Home Town Hero
Barnes, 42, was born James Dixon Swan in Glasgow, Scotland. He moved to Adelaide, in South Australia with his family in the early 1960s, taking his stage name from his step-father Reg Barnes. Up until 1973, when he joined Cold Chisel, at just 16 and a half, Barnes said his life had revolved around soccer. “Until then I didn’t take music that seriously. My family always sang when they drank, and they always drank.”
Cold Chisel launched themselves onto the pub circuit in Adelaide at the Largs Pier Hotel. Barnes said those days don’t seem so long ago and that they laid the foundation for the band’s formidable performing style which involved close audience contact. “It’s a shame that area has been made into motel rooms. Chisel and I have always played in various size venues but the Largs allowed us the eye-to-eye contact that is so important in communicating to the audience.”
During their decade together the group gained a reputation for their excessive drinking, wild behaviour and racked up a series of hit albums including, Breakfast At Sweethearts, East, Circus Animals and The Last Stand.
Barnes said meeting his wife Jane Mahoney 19 years ago was a turning point in his life, “both spiritually and emotionally”. He said, “We have both grown and learnt a lot from one another. I have calmed down but I’m no saint.”
Music has a hold on the whole Barnes household with his children forming their own band, Tin Lids, in the early ‘90s and his wife Jane doing some song writing for his 1995 album Psyclone. His son Jackie, 12, recently played drums and his eldest daughter Mahalia sang back up vocals, on tour with their dad. His son from a previous relationship, David Campbell, 24, is also making a name for himself in the theatre/music industry.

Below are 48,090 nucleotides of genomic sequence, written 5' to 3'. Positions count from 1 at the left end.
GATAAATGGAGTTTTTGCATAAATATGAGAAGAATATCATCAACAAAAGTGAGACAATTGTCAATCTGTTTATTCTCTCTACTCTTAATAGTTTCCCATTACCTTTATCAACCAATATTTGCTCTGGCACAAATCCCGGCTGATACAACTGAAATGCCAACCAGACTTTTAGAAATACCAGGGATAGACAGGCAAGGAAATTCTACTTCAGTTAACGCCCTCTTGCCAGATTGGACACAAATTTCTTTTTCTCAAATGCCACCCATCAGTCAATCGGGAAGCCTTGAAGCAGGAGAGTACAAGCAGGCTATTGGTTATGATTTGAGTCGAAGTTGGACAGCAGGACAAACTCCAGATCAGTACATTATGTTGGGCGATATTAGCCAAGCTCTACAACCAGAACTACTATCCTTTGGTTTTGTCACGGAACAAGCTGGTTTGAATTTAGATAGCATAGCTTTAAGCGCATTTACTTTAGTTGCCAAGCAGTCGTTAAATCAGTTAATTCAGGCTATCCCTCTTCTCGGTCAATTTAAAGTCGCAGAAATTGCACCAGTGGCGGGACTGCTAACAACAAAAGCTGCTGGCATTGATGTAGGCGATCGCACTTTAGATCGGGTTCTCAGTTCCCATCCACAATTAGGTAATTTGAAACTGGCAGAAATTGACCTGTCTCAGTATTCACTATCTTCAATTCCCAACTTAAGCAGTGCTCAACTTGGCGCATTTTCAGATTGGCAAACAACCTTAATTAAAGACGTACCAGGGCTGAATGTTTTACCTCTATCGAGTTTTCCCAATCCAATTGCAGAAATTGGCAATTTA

The reformation of Cold Chisel had been touted for many years with most members swearing it would never happen. Faithful Chisel fans will be pleased that the disputes that caused the band to split have been buried. Barnes said the group was very proud of the (at the time of going to press unnamed) album. “After 15 years we can still experience a high level of energy and chemistry.” Although the album promises to have international appeal the sound that made the group famous is still there. “Chisel is a funny band. I often compare them to mincemeat – no matter what you put in one end it always ends up sounding like Cold Chisel.”
Barnes joined the group in New York in July to put the finishing touches on the album which is expected to be released in September this year and will be followed by an Australian and perhaps an Asian tour, depending on the response. On the solo front Barnes hopes to release his next album in March next year.
Claudine Hyland was the editor of cyber-times. Amber Matthews was webmaster of cyber-times. They both really enjoyed the live gig – with thanks to Lynn D. Grebstad & Associates.